The Vodafone decision, as expected, was appealed to the Supreme Court where the Attorney General reportedly wanted Vodafone to deposit 50 per cent of the tax demand of Rs 12,000 crore. For the time being, the Supreme Court had asked the apportionment to be done by the Income Tax Department before the question of stay could be decided. The case may be taken up for an early hearing in view of the enormous tax liability and the far-reaching consequences that the Bombay High Court decision may have for other acquisitions of business interests in India.
The recent decision of the Bombay High Court was the second round of litigation. The basic issue concerned the purchase of one share in a Cayman Islands company which, through more than 20 offshore companies, held indirect interest to the extent of more than 50 per cent in Hutchison Essar Ltd. (HEL). This overseas purchase of one share by a Vodafone company from a Hutch company resulted in Vodafone stepping into the shoes of Hutch in HEL. The name of the Indian joint venture company was then changed to Vodafone Essar Ltd. In the past, the Income Tax Department had never questioned such transfer of shares even where the consequence was the transfer of business interests in India.
Vodafone cited several decisions in its favour that had clearly held that even if all the shares of a company are purchased, it would not amount to acquiring assets of the undertaking. Shareholders are not the owners of a company's assets and even the purchase of a 100 per cent shareholding would not make the buyer of shares the "owner" of the company's assets.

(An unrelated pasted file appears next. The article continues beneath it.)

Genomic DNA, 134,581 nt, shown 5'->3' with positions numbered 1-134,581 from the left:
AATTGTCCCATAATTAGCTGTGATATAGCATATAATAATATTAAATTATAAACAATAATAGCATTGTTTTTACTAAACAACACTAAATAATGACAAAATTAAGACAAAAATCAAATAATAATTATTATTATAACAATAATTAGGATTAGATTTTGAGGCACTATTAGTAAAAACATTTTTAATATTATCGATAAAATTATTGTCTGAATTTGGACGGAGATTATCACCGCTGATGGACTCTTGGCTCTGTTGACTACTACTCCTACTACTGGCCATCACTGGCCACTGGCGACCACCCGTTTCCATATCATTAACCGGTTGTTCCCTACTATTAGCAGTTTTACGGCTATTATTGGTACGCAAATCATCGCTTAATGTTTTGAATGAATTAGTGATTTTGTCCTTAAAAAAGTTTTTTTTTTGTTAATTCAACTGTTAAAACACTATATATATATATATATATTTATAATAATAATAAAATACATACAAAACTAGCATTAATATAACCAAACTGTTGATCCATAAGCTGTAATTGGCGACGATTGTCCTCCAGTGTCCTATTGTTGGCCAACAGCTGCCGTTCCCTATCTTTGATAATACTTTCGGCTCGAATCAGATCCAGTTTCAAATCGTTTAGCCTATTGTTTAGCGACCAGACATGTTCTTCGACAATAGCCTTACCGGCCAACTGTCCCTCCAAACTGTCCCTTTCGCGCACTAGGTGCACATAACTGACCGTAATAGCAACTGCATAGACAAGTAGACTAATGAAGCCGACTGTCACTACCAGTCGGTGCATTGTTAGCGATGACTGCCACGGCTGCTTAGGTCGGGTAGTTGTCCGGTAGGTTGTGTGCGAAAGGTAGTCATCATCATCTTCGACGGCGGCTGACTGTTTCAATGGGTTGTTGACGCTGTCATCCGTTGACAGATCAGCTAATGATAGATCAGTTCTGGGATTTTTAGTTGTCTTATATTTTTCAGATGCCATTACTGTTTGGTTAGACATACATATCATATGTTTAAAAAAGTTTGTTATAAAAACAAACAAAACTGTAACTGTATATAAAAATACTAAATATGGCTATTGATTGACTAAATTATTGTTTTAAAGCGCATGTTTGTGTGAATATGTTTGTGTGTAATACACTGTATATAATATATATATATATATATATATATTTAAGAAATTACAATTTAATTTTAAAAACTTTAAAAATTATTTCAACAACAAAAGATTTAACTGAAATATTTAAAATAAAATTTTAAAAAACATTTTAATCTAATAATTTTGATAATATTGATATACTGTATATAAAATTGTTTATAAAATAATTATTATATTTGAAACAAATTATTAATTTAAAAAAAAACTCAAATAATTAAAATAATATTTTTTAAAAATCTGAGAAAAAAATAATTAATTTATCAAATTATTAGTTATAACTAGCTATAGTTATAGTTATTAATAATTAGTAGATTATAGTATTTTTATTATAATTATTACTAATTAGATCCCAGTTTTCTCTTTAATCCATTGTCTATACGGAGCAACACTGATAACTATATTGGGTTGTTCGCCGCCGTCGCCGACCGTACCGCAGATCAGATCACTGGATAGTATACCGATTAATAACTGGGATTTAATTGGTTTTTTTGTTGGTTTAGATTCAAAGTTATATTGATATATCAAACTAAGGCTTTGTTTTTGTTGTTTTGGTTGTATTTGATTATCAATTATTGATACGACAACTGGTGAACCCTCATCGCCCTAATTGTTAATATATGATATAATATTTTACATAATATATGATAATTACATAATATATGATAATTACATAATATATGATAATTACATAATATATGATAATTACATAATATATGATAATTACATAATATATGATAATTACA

Interestingly, under Section 29(1)(b) of the old Foreign Exchange Regulation Act, 1973, a non-resident could not acquire any part of an undertaking in India without the prior permission of the Reserve Bank of India. About 40 per cent of the shares of Shaw Wallace were held by four companies in the United Kingdom.
These shares were acquired by a Hong Kong company owned by the late Manu Chhabria and the agreement itself stated that the purchase of these shares would result in indirect control of 40 per cent of the share capital of Shaw Wallace in India. The Enforcement Directorate argued that the purchase of these shares resulted in acquisition or control of Shaw Wallace without the permission of the Reserve Bank of India. But the plea that such purchase of shares, in effect, amounted to acquiring the assets was rejected.